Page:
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SPQR XIII: The Year of Confusion: A Mystery (The SPQR Roman Mysteries) Paperback – January 18, 2011
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From Publishers Weekly
Copyright © Reed Business Information, a division of Reed Elsevier Inc. All rights reserved. --This text refers to an out of print or unavailable edition of this title.
“That readers know Caesar's ultimate fate in no way detracts from the enjoyment of this inventive historical.” ―Publishers Weekly
“Decius' first-person narrative is as sharp as ever, and the customary map and generous glossary will help transport readers back to ancient Rome.” ―Kirkus Reviews
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Top Customer Reviews
As usual in the series, Decius sets a light tone, bantering casually through Rome's highest social circles. However, behind the light mood, there are many darker notes. For example, it slowly becomes clear that Decius is now the last survivor of his formerly powerful family and he needs to move with more care than before. Decius gently touches on the various ambitious politicians orbiting around Caesar amidst hints of emerging conspiracies.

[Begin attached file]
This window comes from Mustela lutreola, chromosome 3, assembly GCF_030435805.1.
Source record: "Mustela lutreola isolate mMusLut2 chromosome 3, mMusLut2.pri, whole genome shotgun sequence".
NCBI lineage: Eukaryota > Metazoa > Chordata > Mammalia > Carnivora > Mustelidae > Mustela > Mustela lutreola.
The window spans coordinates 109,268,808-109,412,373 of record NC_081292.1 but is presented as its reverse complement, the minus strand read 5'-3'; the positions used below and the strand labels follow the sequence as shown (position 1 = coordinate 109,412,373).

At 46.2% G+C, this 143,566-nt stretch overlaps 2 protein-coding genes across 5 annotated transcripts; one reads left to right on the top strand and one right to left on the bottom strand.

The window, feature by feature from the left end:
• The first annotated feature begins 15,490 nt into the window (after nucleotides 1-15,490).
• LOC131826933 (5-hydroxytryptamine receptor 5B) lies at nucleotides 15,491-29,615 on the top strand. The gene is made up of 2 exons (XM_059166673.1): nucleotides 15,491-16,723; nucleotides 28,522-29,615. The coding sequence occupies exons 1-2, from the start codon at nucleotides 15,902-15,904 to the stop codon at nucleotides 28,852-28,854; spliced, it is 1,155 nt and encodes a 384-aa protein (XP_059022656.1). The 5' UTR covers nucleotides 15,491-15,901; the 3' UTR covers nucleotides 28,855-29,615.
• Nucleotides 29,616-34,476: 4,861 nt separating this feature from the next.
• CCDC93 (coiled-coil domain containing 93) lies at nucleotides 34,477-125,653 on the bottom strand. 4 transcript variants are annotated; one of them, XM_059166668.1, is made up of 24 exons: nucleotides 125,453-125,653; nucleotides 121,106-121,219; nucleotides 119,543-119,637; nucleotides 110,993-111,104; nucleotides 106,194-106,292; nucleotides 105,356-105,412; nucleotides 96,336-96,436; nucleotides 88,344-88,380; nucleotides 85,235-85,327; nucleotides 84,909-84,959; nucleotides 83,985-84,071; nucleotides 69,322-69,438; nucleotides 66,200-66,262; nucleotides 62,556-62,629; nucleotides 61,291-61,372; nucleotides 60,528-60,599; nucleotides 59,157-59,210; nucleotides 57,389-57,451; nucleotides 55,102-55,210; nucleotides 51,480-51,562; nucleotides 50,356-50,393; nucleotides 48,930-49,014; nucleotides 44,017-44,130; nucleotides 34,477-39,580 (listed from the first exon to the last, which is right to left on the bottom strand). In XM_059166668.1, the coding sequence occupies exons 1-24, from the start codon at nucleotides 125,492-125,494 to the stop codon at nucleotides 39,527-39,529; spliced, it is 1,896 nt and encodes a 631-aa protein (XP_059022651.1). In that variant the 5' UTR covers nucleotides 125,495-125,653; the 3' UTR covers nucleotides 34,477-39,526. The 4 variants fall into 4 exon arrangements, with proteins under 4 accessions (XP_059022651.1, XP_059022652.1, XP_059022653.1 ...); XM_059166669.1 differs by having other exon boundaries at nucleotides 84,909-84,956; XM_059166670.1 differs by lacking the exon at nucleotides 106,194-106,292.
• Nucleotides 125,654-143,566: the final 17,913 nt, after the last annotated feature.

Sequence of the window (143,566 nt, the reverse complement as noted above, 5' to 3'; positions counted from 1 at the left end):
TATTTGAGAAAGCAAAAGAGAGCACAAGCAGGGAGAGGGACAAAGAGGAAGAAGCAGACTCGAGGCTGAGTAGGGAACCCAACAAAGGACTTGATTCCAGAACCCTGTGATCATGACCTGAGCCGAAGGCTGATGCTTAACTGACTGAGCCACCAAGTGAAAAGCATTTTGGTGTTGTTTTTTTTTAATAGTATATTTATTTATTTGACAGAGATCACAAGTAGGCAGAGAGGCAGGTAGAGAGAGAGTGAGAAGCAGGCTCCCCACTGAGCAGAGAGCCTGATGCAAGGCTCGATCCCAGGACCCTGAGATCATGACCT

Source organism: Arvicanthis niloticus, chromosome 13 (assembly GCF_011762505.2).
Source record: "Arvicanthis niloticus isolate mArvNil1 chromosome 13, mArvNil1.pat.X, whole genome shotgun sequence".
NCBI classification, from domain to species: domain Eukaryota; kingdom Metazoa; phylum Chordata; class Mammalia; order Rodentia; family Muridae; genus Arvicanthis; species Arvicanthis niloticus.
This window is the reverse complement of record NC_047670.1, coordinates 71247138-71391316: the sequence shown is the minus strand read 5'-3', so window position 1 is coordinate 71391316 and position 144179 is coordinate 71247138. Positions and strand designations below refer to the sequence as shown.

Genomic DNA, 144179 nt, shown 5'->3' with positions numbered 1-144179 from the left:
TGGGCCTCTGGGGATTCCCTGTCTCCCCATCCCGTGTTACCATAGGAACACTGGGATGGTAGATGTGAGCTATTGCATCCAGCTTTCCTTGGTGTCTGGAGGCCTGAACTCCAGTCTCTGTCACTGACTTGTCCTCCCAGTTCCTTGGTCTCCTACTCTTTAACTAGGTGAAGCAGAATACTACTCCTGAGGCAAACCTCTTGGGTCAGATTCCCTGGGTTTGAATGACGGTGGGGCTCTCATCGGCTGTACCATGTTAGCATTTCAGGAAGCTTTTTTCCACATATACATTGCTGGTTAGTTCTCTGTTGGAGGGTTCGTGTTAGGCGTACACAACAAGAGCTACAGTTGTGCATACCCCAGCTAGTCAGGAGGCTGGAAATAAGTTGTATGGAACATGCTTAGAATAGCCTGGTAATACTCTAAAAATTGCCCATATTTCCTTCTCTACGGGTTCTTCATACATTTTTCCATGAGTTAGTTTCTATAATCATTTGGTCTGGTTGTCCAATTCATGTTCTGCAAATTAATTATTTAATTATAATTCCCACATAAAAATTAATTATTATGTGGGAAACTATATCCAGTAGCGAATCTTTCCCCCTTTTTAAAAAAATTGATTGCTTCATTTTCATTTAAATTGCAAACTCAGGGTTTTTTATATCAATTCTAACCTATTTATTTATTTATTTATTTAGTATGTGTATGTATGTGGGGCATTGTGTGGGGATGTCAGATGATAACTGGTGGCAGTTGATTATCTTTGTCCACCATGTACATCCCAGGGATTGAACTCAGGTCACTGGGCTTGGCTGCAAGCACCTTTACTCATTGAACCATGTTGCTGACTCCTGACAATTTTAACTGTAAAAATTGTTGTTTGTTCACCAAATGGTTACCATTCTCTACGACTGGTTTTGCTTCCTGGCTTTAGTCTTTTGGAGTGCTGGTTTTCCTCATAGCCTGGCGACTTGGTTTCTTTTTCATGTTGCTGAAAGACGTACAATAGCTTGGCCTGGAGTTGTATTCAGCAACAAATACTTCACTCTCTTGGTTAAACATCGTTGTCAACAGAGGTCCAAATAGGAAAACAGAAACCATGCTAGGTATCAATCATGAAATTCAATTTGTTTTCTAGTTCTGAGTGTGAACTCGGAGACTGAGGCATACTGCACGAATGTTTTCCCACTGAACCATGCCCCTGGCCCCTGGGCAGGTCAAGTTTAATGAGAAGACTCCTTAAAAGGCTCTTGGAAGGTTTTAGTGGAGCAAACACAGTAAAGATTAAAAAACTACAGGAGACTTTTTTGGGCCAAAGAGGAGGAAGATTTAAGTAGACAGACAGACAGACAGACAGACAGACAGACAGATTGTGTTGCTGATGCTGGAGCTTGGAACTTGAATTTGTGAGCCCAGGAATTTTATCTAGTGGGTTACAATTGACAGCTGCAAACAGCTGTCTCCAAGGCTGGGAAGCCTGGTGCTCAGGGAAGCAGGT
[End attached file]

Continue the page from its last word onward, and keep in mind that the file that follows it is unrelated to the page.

The murder mystery is adequate but the real fun comes from touring Rome with Decius, seeing its sights and studying its ways. A good four stars.
Quick historical note: Although Decius is fictional, the Caecilii Metelli were real. In their day they were one of the greatest of the plebian families, with at least ten "Quintus Caecilius Metellus"es becoming consul, but they vanished from history after siding against Caesar in the Civil War. Our fictional Decius may owe his survival to his happy marriage to Julia, a (fictional) niece of Caesar.
It isn't bad, it just seems to have less of what Roberts usually provides: wit, pace and interesting twists. By all means give it a try, but wait for the paperback, or check it out of the library.